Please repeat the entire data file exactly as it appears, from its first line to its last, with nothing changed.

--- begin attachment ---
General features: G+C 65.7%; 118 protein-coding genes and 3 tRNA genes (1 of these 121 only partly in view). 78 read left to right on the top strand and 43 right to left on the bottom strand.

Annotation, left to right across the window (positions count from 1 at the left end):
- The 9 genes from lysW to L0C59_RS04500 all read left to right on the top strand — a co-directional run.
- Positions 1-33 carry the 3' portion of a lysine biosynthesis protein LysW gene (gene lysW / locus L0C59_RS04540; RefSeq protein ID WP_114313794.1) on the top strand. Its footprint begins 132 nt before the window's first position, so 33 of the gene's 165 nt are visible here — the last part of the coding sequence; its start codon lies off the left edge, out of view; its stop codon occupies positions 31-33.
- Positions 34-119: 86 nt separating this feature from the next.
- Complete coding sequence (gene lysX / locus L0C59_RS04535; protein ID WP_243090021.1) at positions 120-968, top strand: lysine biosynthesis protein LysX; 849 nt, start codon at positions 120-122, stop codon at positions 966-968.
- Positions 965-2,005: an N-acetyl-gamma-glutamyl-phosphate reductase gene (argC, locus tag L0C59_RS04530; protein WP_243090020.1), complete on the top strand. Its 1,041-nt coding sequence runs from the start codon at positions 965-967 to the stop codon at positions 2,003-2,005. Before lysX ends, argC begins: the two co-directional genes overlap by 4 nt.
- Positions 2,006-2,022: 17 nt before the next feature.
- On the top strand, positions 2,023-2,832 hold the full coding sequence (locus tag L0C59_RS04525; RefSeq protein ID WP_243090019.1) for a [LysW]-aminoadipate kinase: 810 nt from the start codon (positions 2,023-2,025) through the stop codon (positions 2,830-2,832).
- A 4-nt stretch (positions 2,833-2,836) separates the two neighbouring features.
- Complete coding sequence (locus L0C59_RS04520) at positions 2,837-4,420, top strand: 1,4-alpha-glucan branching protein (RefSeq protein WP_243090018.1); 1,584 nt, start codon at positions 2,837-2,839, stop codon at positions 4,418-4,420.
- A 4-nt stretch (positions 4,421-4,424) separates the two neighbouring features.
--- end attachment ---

General features: G+C 65.7%; 118 protein-coding genes and 3 tRNA genes (1 of these 121 only partly in view). 78 read left to right on the top strand and 43 right to left on the bottom strand.

Annotation, left to right across the window (positions count from 1 at the left end):
- The 9 genes from lysW to L0C59_RS04500 all read left to right on the top strand — a co-directional run.
- Positions 1-33 carry the 3' portion of a lysine biosynthesis protein LysW gene (gene lysW / locus L0C59_RS04540; RefSeq protein ID WP_114313794.1) on the top strand. Its footprint begins 132 nt before the window's first position, so 33 of the gene's 165 nt are visible here — the last part of the coding sequence; its start codon lies off the left edge, out of view; its stop codon occupies positions 31-33.
- Positions 34-119: 86 nt separating this feature from the next.
- Complete coding sequence (gene lysX / locus L0C59_RS04535; protein ID WP_243090021.1) at positions 120-968, top strand: lysine biosynthesis protein LysX; 849 nt, start codon at positions 120-122, stop codon at positions 966-968.
- Positions 965-2,005: an N-acetyl-gamma-glutamyl-phosphate reductase gene (argC, locus tag L0C59_RS04530; protein WP_243090020.1), complete on the top strand. Its 1,041-nt coding sequence runs from the start codon at positions 965-967 to the stop codon at positions 2,003-2,005. Before lysX ends, argC begins: the two co-directional genes overlap by 4 nt.
- Positions 2,006-2,022: 17 nt before the next feature.
- On the top strand, positions 2,023-2,832 hold the full coding sequence (locus tag L0C59_RS04525; RefSeq protein ID WP_243090019.1) for a [LysW]-aminoadipate kinase: 810 nt from the start codon (positions 2,023-2,025) through the stop codon (positions 2,830-2,832).
- A 4-nt stretch (positions 2,833-2,836) separates the two neighbouring features.
- Complete coding sequence (locus L0C59_RS04520) at positions 2,837-4,420, top strand: 1,4-alpha-glucan branching protein (RefSeq protein WP_243090018.1); 1,584 nt, start codon at positions 2,837-2,839, stop codon at positions 4,418-4,420.
- A 4-nt stretch (positions 4,421-4,424) separates the two neighbouring features.